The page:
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Posts Tagged ‘Claire Machin’

This is a musical theatre adaptation of one of prolific American novelist Paul Gallico’s four Mrs Harris books. Quite how an American gets to write about a post-war British char lady I don’t know, but I’m pleased he did, and even more pleased Rachel Wagstaff and Richard Taylor have turned it into a charming, heart warming, quintessentially British show which gets a short run in Chichester following it’s premiere in Sheffield two years ago.

Set in the late forties, war widow Ada Harris lives in Battersea, working as a char lady, as does her best friend and neighbour Violet. She talks to the spirit of her husband, who is always with her. Her ‘clients’ include an accountant, a wannabe actress, a retired major and a foreign Countess trading in antiques. She is forever undertaking acts of kindness for them all.

Violet’s clients include Lady Dant and when Ada covers for her there, she is spellbound by a Christian Dior dress and becomes obsessed with owning something so beautiful. Somehow she manages to get enough money together and heads to Paris where she is initially greeted with disbelief and disdain, but eventually charms everyone in her path until she returns with a Dior dress made for her. She also spreads her kindness in Paris, the results of which follow her home in flowers, but not until after another act of kindness back home ends tragically.

Taylor builds on his experience with The Go-Between (https://garethjames.wordpress.com/2016/06/30/the-go-between) and produces an even better score. I would describe his very original musical voice as tuneful but song-less and (almost) sung-through! It suits the story so well, flowing beautifully, as does Daniel Evans impeccable staging, with much use of the revolve. Lez Brotherston’s designs are simple but gorgeous, with the private fashion show in the House of Dior taking your breathe away as eight models descent the stairs in stunning gowns.

Evans has got himself a faultless cast, led by Clare Burt, who follows her star turn as working class theatrical hero Joan Littlewood with another star turn as another working class hero. Clare Machin delights once again, this time as friend Violet, morphing deliciously into the French cleaner at Dior. Louis Maskall is terrific as Bob the accountant and Dior’s Head of Finance Andre; his leg acting alone deserves an award! Joanna Riding, Laura Pitt-Pulford, Mark Meadows, Nicola Sloane, Gary Wilmot, Rhona McGregor and Luke Latchman are all excellent, doubling up as London and Paris characters, with five of them adding one, two or three more. It was lovely to see Tom Brady’s ten-piece band leave the pit to get a well earned ovation.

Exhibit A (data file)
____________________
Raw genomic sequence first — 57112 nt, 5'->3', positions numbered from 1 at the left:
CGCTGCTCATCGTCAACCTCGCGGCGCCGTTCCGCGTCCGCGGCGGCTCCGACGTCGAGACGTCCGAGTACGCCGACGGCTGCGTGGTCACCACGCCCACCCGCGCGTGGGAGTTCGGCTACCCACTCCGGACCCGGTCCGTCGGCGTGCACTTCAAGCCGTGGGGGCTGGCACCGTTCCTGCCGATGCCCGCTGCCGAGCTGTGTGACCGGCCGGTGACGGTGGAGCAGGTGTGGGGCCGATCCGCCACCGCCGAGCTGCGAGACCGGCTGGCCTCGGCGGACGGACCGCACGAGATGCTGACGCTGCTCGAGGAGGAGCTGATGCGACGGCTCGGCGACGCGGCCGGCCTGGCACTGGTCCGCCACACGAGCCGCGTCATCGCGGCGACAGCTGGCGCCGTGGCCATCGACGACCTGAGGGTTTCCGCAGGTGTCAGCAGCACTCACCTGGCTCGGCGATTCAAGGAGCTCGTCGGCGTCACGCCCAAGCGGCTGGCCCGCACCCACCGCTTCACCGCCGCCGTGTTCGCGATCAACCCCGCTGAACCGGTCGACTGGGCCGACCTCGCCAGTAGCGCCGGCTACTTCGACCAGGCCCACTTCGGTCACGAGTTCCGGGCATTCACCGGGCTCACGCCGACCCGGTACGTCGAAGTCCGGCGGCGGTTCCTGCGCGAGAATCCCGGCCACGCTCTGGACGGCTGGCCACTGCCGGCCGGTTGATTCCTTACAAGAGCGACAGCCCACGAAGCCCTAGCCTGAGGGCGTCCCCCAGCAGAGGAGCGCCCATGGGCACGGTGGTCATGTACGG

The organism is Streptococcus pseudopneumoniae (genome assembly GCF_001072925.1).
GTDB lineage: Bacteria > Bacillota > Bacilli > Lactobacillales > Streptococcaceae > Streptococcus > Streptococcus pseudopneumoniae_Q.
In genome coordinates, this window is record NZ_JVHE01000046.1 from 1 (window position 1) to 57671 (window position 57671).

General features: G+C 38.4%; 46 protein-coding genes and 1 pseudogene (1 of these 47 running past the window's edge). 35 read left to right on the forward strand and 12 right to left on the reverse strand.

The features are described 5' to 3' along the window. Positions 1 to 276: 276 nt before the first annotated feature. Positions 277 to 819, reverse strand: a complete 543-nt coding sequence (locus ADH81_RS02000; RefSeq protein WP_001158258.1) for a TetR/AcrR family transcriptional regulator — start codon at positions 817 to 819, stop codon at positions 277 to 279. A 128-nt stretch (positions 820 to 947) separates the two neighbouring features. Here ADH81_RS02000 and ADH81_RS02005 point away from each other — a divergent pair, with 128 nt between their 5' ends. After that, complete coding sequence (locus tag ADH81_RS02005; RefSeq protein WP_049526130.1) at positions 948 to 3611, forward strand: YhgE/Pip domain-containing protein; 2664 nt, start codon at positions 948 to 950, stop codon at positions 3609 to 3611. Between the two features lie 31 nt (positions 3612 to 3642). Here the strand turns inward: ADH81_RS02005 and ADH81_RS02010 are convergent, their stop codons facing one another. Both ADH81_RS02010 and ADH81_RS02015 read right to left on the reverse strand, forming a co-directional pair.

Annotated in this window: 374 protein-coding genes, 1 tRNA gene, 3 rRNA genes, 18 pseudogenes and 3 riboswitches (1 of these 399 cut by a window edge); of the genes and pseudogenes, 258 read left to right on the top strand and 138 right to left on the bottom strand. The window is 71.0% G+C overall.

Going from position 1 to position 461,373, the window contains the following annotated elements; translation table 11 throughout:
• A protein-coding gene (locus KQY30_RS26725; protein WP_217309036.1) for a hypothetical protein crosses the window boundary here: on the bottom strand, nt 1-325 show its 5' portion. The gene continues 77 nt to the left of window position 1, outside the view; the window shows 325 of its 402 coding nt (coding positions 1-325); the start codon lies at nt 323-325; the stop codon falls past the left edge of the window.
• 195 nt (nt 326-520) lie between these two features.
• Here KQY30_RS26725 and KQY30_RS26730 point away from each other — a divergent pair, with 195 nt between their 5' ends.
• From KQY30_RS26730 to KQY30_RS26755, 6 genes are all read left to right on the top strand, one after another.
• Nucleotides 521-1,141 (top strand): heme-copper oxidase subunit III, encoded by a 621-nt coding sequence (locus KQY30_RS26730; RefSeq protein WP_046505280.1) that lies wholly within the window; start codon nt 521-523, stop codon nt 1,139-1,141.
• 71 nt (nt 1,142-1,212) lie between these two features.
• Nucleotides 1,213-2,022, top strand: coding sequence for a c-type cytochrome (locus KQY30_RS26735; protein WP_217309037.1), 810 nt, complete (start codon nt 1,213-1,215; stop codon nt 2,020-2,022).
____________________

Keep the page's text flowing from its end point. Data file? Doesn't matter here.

The show’s message about kindness seems particularly welcome today. Another wonderful feel-good afternoon in Chichester. I do hope it gets a London transfer as it’s too good to see only once!

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We’re used to screen to stage and play to musical transformations, but screen to play to musical? Before I went, I did wonder what a musical adaptation of Calendar Girls would add. 

Tim Frith has been behind all three versions of this true, heart-warming and charming story, partnering with musicals virgin Gary Barlow no less for this new adaptation. In the first half, it takes us through the illness of Annie’s husband John, which leads to the unorthodox fundraising idea, and the everyday lives and activities of the village’s WI ladies. They visit the WI National Conference to head off their new local leader’s spoiler motion, and then it’s all steam ahead to the calendar’s creation and surprising international publicity.

I found the back story more personal, intimate and moving in this form, and the photo shoot way funnier, so yes, it does add something. Barlow’s score is less a series of songs, more musical storytelling, with a distinctive northern sound, sitting comfortably with Firth’s witty book and lyrics. Firth also directs and it’s an impressive achievement for a team with limited experience in this genre. This, together with many of the cast having limited musical theatre experience, makes it refreshingly free of musical theatre clichés.

The casting is also key to its success. This is where it’s also very unorthodox for a musical, with parts for normal people of all ages, shapes and sizes. I can now see why the Olivier Awards panel has nominated all six leading actresses together; it’s the combination, contrast and chemistry that makes them a superb team. Joanna Riding, Claire Moore, Sophie-Louise Dann, Debbie Chazen, Claire Machin and Michelle Dotrice (continuing her late career flowering, hot on the hells of Nell Gwynn) are a combined delight, and very brave! There’s excellent support too, not least a charming pair of performances as schoolboy sons from Ben Hunter (another worthy Olivier nominee) and Josh Benson.

Like Billy Elliott, Betty Blue Eyes and Made in Dagenham, it’s a quintessentially British show, and oh so welcome when we’re surrounded by long runners, Broadway revivals and juke-box musicals. Definitely worth catching.